Dana Karwas had two images mind as she set about planning her 30th birthday party. It was to be the first grand celebration of her life. One image was the scene at the end of Fellini’s 8½, when a small brass band does a brief march on an Italian beach. Another was a persistent daydream about holding her friends hostage.
“I really wanted to kidnap some people and take them out to Coney Island,” she said.
So she did. On her birthday, a group of 15 people met in downtown Manhattan. At 8:45 p.m., three black cars showed up. Everybody was blindfolded, handed a bag containing a musical instrument and some drink, and then shoved into a car.
“The cars were instructed to zoom as a procession towards Coney Island,” said Ms. Karwas.
The blindfolds came off when they arrived. The late-October night was chilly—a wind blew and a slight rain had started to fall. The group was instructed to play their instruments, march along the beach and recreate the ocean-side scene that Ms. Karwas, who grew up in Missouri, had long dreamed about.
“It made me so happy, I think I cried,” she remembered.
They marched down the beach to Tatiana’s Russian restaurant, where, said Ms. Karwas, a table laden with “trays and pyramids of food” awaited them. They ate. After a performance that Ms. Karwas describes as a sort of Russian Cirque du Soleil—techno, trapeze artists, contortionists, neon lights—the evening evolved into an all-out dance party.
“And that’s when it kind of felt like a wedding,” she said.
As more people hit 30 unmarried and without children—without any real emblem of their now undeniable adulthood—the 30th birthday party has become an increasingly elaborate affair. For some, it becomes a sort of second bar (or bat) mitzvah—a full-on party with the celebrants focused wholly on the honored guest, and an atavistic return to the unencumbered joy of childhood parties. For others, the 30th is a pre-emptive declaration of elderly gravitas, where accomplishments and experiences thus far are elevated to epic proportions by a youth-obsessed culture. The 21st birthday is an amateurish bacchanal, a mere permission slip, usually memorable for the next morning’s ailments. The 40th is so far off as to be unimaginable. The 30th is where the real party is.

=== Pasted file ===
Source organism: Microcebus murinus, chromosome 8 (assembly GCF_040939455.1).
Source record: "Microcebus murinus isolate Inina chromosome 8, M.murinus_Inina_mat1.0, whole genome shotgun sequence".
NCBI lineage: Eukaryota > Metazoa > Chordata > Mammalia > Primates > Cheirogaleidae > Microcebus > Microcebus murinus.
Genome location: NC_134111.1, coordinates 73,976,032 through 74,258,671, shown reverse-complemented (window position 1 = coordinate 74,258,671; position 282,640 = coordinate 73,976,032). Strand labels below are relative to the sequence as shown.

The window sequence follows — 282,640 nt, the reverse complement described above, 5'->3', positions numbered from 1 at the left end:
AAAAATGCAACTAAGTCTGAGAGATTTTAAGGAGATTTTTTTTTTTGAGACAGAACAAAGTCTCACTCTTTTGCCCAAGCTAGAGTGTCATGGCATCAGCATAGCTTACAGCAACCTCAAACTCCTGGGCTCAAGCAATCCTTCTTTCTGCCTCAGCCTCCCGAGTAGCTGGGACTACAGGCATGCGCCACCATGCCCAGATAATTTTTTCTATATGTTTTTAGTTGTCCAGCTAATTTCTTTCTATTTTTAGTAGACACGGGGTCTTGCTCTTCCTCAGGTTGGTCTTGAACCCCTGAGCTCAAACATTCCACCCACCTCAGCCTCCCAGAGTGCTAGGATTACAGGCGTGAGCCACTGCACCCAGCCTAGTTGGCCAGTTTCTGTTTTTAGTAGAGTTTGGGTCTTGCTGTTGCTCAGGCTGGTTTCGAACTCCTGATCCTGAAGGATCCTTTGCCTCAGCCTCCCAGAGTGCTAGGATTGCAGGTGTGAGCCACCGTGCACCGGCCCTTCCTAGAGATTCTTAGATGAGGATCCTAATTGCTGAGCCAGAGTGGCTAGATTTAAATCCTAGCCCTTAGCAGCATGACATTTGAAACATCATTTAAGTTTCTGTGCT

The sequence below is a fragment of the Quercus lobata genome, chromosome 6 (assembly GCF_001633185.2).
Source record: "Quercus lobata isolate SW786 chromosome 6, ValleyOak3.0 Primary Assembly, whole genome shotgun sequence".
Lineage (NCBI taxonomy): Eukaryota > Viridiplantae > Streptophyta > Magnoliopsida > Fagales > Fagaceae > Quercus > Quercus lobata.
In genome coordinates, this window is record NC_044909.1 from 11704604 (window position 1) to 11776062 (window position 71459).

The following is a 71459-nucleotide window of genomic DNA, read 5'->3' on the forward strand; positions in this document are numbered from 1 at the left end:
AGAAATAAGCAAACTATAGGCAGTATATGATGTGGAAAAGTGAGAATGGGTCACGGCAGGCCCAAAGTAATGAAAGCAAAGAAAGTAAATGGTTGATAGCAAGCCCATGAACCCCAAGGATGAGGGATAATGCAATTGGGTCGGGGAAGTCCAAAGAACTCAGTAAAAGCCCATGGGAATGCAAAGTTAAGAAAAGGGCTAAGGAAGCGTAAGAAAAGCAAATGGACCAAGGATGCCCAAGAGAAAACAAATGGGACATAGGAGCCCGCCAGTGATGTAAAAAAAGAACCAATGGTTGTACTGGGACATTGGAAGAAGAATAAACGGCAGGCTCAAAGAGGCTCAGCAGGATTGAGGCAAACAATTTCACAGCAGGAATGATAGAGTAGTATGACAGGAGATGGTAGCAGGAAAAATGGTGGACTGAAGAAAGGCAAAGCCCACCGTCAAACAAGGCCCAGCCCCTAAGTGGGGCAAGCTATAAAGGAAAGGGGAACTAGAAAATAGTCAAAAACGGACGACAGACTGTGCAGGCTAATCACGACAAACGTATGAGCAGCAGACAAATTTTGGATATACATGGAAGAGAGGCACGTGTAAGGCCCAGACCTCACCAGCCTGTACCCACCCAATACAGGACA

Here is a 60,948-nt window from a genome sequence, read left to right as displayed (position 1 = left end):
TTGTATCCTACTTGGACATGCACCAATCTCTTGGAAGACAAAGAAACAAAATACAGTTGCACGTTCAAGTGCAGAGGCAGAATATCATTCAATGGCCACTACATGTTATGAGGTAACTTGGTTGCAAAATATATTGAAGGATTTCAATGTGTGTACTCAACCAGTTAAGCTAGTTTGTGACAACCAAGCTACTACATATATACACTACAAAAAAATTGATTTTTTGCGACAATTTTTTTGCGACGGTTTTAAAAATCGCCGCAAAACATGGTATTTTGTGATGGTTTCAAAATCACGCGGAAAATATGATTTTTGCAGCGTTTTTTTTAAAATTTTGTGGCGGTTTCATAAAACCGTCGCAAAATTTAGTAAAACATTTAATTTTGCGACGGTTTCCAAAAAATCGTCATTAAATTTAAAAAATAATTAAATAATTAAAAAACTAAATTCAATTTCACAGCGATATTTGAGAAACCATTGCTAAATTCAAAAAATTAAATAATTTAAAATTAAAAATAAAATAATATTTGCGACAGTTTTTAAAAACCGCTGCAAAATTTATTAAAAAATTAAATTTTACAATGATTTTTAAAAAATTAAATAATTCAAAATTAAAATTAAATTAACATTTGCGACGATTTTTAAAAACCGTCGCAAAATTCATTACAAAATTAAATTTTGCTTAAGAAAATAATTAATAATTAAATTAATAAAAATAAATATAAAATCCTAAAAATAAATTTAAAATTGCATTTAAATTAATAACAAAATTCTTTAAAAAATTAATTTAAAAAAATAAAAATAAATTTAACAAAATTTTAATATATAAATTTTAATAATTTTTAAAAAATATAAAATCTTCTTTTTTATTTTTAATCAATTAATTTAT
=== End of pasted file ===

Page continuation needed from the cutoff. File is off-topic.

As a result, there’s been a proliferation of a different kind of save-the-date, like the email we received last year, subject heading: “new year’s birthday / get your face melted.”
“I am turning 30 in December,” the email read. December, at the time, was seven months away. “I know it’s a big commitment to trek out of the country for a 5-7 day party,” it continued, “but shit, when have we been known not to throw the parties that melt your face off.” More such emails followed.
“I am turning 30 in August (!), and I’m planning a birthday dinner at a restaurant in Carroll Gardens,” said another. “Let me know if you’re around, and if so, I’ll send you an invitation (yes, I printed invitations because I’m obsessed with my birthday).”
When the paper version arrived, it was lovely, like a wedding invitation, with an embossed green bicycle and elegant font on creamy paper. The card was as much a special occasion as the party, and we were reluctant to even throw it away. We sent our reply, put on a nice dress and were treated to a lavish dinner in a very nice restaurant that felt, well, like a wedding reception without the drunken uncles.
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